I looked across the parking lot to find my mother waving at me to hurry up. "Kirsten, I have to go. I'll see you tomorrow." "Good luck today," she said, but secretly, I knew she wanted me to do badly so I would be kicked out of class. I just didn't understand it. Why does she not like me to have fun without her? "Hey Anna," my mom said to me as I hopped into her car. "Ready for the first day of dance?" "Yeah," I said feeling down. I didn't know how a person could go from feeling so excited too so depressed instantly. The way that Kirsten had been so cross about me taking dance had affected me. It hurt that she couldn't accept the fact that dancing was my sport, even if it wasn't considered cool in Lakedale. Dancing is what I did for fun. While everybody else tackled each other and scored a field goal, I spun turns and leaped jetes. It felt so painful that my best friend and I didn't see eye to eye with what to do after school. She acted as if ballet was something I planned to do my whole life. Sure dance was something I loved, but I didn't plan to make a career out of it. I wanted to be a journalist and write for a newspaper. Ballerinas had to stay on a special diet and had to be a certain height. I was already 5'7, but I had about another inch to grow. I was already too tall to be a ballerina anyway. Sometimes, Kirsten made me feel guilty, but after I thought about it for a while, I realized that it was silly to feel guilty to do something I loved. She really made me feel guilty because she didn't dance. Since she wasn't able to play football, something she loved and wanted to play, it made me feel sad that I was able to do what I loved either way. About the only thing Kirsten and I could do together was swimming, but my mom had already closed up our pool, so we had to weight until next summer. It really hurt that Kirsten kept trying to get me to quit dancing. She just didn't realize how much ballet made me happy. I had a few friends who took dance with me, but they all went to different schools. I often wished that I could have just one friend who would hang out in our trio to talk about dance with. Someone that would truly understand me and understood me for who I was, not by what I did. "So how was school today?" my mom asked me when we were halfway to the dance studio. Half the time, I thought my mom was physic. She knew when we had a bad day and she tended to stay quiet. "It was okay," I answered. After about three minutes, my mom broke the long silence between us. "Come on Anna. You need to cheer up." See, I told you, she's physic. "Oh, I'm fine, it's just Kirsten was a little disappointed that we couldn't hang out today." "Oh," she said. "Well, if that's it, than it's probably no big deal. She knows that you have dance classes two days a week just like the past two years." "Yeah," I said. "She was just disappointed because she wanted to do something today, but I'm sure we can do it another day." I knew it wasn't the whole truth, but I didn't want mom to ask what was wrong and for me to have to explain how I felt. "I guess you can. Your brother called me earlier and said he had a new girlfriend." I rolled my eyes. My older brother, Tim, had just gone to college. He was only seventeen because he had skipped a grade and he had a new girlfriend almost every week. Tim always said that he was always in love with his girlfriend and knew that she was the one. If you asked me, I'd say that love was really kind of stupid. It was something that teenagers pretended to be in so they could be cool. Everyone, it seemed, had either a boyfriend or a girlfriend and their relationships lasted two weeks tops. To me, love wasn't really serious until you couldn't stop thinking about the other person and you felt that you couldn't live without them, but sometimes, I secretly wished, even on my birthday when it was time to blow out the candles, that someone could love me. Not the type of love that teenagers are in, but real love, like how you feel when you can't live without your boyfriend and you couldn't even imagine how life without him would be, but I knew that stuff like that was impossible at my age. After all, I was only fourteen. I quicky grabbed my dance bag as we pulled into the parking lot. I was very excited now. It's funny how you can go from being depressed one minute, to be happy the next, and all it took for me was looking at a small, tiny studio with dancers inside getting ready to do warm-ups and seeing their teacher again after the summer break. "Bye Anna, have fun. I'll pick you up at five thirty," mom said as I shut the door to the car. I turned around, holding my heavy bag, and faced the studio, ready to go inside.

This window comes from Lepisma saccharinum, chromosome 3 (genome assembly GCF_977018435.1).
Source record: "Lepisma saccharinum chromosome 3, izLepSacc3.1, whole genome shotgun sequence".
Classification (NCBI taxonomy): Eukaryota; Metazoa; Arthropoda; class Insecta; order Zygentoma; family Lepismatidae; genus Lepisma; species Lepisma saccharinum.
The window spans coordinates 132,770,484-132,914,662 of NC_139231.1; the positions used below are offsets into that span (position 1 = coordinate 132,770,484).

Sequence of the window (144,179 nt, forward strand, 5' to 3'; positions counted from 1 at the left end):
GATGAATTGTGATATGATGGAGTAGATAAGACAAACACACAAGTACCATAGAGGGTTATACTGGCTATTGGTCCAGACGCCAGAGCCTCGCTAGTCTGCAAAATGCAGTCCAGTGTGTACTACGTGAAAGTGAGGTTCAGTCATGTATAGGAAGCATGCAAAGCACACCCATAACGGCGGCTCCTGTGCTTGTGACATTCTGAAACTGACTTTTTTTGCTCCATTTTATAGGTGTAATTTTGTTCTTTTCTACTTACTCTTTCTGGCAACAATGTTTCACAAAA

*~Chapter2~*

I've always enjoyed coming to Lakedale Dance Academy, even since when I first started when I was four. Even though the studio had only one room, I still enjoyed being there. It was located on the same highway that my school was on, just about five miles away. It was in one of those buildings with several rooms to rent. I enjoyed the studio even more because a couple rooms down was a Sub Depot. I'd been eating down there every week after dance, and I knew Shirley, the manager, very well from all my visits. Since I always went down there, she'd give me discounts and free water. As soon as I saw my friend, Vicky, step out of her mom's car, I waved. "Hey, are you ready?" "Yup," she said. "As always." We walked in the building together and stepped into two unoccupied dressing rooms. The changing rooms were just closets with white curtains for a door. I had always been a little uncomfortable changing in them because all it would take is for a breeze from opening the door to make the curtain fly up. I knew that it didn't matter any way, since it was just us girls. Class didn't start until four o' clock, and I had ten minutes to be ready. I grabbed my new black leotard and jazz pants out of my bag to get dressed.